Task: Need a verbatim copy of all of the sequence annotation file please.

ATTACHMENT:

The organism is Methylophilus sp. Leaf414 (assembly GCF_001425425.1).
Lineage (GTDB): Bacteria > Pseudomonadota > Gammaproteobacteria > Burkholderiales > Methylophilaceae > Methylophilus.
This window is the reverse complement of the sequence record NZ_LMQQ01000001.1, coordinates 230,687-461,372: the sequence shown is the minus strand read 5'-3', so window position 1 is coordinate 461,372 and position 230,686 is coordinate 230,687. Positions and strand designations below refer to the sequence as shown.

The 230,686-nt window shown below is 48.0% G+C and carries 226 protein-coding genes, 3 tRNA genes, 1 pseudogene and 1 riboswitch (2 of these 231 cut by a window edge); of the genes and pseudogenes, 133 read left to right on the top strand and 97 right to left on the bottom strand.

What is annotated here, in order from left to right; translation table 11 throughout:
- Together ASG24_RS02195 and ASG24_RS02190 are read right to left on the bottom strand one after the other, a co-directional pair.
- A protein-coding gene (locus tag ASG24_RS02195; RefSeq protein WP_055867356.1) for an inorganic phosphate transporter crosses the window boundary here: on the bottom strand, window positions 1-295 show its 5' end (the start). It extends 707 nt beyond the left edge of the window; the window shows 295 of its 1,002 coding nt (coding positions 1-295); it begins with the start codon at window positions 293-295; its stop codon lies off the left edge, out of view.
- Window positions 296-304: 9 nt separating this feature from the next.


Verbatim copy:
The organism is Methylophilus sp. Leaf414 (assembly GCF_001425425.1).
Lineage (GTDB): Bacteria > Pseudomonadota > Gammaproteobacteria > Burkholderiales > Methylophilaceae > Methylophilus.
This window is the reverse complement of the sequence record NZ_LMQQ01000001.1, coordinates 230,687-461,372: the sequence shown is the minus strand read 5'-3', so window position 1 is coordinate 461,372 and position 230,686 is coordinate 230,687. Positions and strand designations below refer to the sequence as shown.

The 230,686-nt window shown below is 48.0% G+C and carries 226 protein-coding genes, 3 tRNA genes, 1 pseudogene and 1 riboswitch (2 of these 231 cut by a window edge); of the genes and pseudogenes, 133 read left to right on the top strand and 97 right to left on the bottom strand.

What is annotated here, in order from left to right; translation table 11 throughout:
- Together ASG24_RS02195 and ASG24_RS02190 are read right to left on the bottom strand one after the other, a co-directional pair.
- A protein-coding gene (locus tag ASG24_RS02195; RefSeq protein WP_055867356.1) for an inorganic phosphate transporter crosses the window boundary here: on the bottom strand, window positions 1-295 show its 5' end (the start). It extends 707 nt beyond the left edge of the window; the window shows 295 of its 1,002 coding nt (coding positions 1-295); it begins with the start codon at window positions 293-295; its stop codon lies off the left edge, out of view.
- Window positions 296-304: 9 nt separating this feature from the next.